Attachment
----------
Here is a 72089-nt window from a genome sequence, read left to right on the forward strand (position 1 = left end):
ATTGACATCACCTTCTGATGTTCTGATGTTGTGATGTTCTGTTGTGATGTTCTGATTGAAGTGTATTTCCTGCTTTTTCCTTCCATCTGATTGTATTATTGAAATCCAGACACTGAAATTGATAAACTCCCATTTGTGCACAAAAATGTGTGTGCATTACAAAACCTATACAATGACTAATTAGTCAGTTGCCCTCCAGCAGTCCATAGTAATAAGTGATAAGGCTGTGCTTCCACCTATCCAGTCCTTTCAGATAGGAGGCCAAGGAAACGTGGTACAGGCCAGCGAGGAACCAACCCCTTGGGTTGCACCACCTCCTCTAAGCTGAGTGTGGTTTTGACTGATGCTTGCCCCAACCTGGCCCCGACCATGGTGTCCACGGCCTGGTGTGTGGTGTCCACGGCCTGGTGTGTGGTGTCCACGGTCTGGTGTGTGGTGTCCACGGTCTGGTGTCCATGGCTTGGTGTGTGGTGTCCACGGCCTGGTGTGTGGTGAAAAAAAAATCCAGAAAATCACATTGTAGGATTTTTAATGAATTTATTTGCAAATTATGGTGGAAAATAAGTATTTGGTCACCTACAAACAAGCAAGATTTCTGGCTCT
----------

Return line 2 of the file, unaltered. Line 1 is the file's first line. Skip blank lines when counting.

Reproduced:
ATTGACATCACCTTCTGATGTTCTGATGTTGTGATGTTCTGTTGTGATGTTCTGATTGAAGTGTATTTCCTGCTTTTTCCTTCCATCTGATTGTATTATTGAAATCCAGACACTGAAATTGATAAACTCCCATTTGTGCACAAAAATGTGTGTGCATTACAAAACCTATACAATGACTAATTAGTCAGTTGCCCTCCAGCAGTCCATAGTAATAAGTGATAAGGCTGTGCTTCCACCTATCCAGTCCTTTCAGATAGGAGGCCAAGGAAACGTGGTACAGGCCAGCGAGGAACCAACCCCTTGGGTTGCACCACCTCCTCTAAGCTGAGTGTGGTTTTGACTGATGCTTGCCCCAACCTGGCCCCGACCATGGTGTCCACGGCCTGGTGTGTGGTGTCCACGGCCTGGTGTGTGGTGTCCACGGTCTGGTGTGTGGTGTCCACGGTCTGGTGTCCATGGCTTGGTGTGTGGTGTCCACGGCCTGGTGTGTGGTGAAAAAAAAATCCAGAAAATCACATTGTAGGATTTTTAATGAATTTATTTGCAAATTATGGTGGAAAATAAGTATTTGGTCACCTACAAACAAGCAAGATTTCTGGCTCT